I’d be surprised if you haven’t already heard… Teachers Pay Teachers sellers have been getting into trouble with their school districts for selling their creations. This has happened all over the country, and it is why I strongly recommend keeping your TpT life separate from your professional life. Unfortunately, your school district can ban you from selling your resources. They can even demand a cut or all of your earnings. This article goes into more of the legal details, but here is an excerpt from that article to summarize it:
If your employment contract assigns copyright ownership of materials produced for the classroom to the teacher, then you probably have a green light. Absent any written agreement, however, the Copyright Act of 1976 stipulates that materials created by teachers in the scope of their employment are deemed “works for hire” and therefore the school owns them.”
- Tim Walker, of the National Education Association “Legal Controversy Over Lesson Plans”
Most districts aren’t pressing into the matter, but you never know! Here are a few things you can do to CYA (cover your…..):
- Every step of the creation process should be done at home, on your own time, using your own equipment. You need to use your home computer, your own personal software licenses, and back up your files on your own personal external drive.
- Do not use the materials you create on TpT in your own classroom, or share them with teachers that you work with. I know this seems crazy, but that is how important keeping your TpT products separate from your teaching career is. If you are using them in your classroom, your district could make a case against you stating that you created the lessons for them. I’ll admit, I have shared things I’ve made with other teachers, but I always remove my name from the bottom of each page. I am also careful about giving out electronic copies.
- Do not talk about TpT at school. Even if you feel like you can trust a few close co-workers, you know nothing really stays a secret at school. When people start hearing that you’re making extra money on TpT, their imaginations are going to run wild. Eventually people are going to be telling others that you make thousands per month, and people get weird when they’re jealous. Someone could bring it up with the administration and blow your cover. We’ve all known that one teacher that calls the county to tattle or complain about the smallest things… You can never be too careful.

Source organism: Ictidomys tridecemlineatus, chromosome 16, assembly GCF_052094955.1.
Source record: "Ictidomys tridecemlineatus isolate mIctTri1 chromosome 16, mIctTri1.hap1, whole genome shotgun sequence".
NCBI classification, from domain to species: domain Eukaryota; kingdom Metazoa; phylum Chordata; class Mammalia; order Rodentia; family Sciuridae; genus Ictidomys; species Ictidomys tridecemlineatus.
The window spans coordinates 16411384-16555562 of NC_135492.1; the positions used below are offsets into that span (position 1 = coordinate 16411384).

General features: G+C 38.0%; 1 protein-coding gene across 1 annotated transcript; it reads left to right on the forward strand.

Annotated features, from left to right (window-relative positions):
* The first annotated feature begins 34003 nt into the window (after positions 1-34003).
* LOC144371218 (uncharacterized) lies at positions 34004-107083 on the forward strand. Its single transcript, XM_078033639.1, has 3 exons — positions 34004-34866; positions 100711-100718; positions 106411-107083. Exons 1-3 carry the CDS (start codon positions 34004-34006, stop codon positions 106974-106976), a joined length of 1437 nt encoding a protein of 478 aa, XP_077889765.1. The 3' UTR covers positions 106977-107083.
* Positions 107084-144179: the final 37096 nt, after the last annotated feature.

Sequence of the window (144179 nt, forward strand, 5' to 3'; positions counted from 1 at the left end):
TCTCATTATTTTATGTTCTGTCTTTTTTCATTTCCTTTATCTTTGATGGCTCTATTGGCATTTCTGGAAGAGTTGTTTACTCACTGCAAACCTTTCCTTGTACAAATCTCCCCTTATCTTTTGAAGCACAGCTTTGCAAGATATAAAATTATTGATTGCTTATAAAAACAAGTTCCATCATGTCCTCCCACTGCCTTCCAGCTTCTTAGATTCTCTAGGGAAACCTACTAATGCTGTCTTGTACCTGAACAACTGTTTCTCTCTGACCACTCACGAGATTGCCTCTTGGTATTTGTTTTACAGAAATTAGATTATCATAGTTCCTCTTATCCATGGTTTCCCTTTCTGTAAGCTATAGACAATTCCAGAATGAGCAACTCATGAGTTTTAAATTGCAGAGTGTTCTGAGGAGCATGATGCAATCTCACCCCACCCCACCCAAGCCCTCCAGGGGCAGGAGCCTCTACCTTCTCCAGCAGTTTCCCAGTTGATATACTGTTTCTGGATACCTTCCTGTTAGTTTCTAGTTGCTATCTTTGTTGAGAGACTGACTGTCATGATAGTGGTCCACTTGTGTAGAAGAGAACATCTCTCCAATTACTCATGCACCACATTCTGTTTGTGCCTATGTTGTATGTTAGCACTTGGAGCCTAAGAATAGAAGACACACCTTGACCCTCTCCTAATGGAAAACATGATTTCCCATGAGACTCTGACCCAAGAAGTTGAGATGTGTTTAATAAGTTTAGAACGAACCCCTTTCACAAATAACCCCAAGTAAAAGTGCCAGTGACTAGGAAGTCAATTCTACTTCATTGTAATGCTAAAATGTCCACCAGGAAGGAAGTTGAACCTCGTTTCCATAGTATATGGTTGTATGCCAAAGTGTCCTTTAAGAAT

Despite the many who are opposed to teachers selling their resources, you cannot ignore the fact that two out of three U.S. teachers have been active on TpT in the last year. It isn’t surprising since there are over 2 million resources to date! According to a national teacher survey, 87 percent of respondents said they trust other teachers when it comes to matching curriculum materials with the Common Core. Only 38 percent of respondents said they trust curriculum providers and publishers. Teachers are embracing the tech world that we live in, and saving time is in the best interest of every teacher, even if it means spending their own money. Teachers are helping teachers!
For now, do what you can to protect your work from your district. Tim Walker, of the National Education Association, says that educators should work with local affiliates to bargain copyright protections into collective bargaining agreements. And in non-bargaining states, affiliates should pressure school employers to develop more equitable intellectual property policies.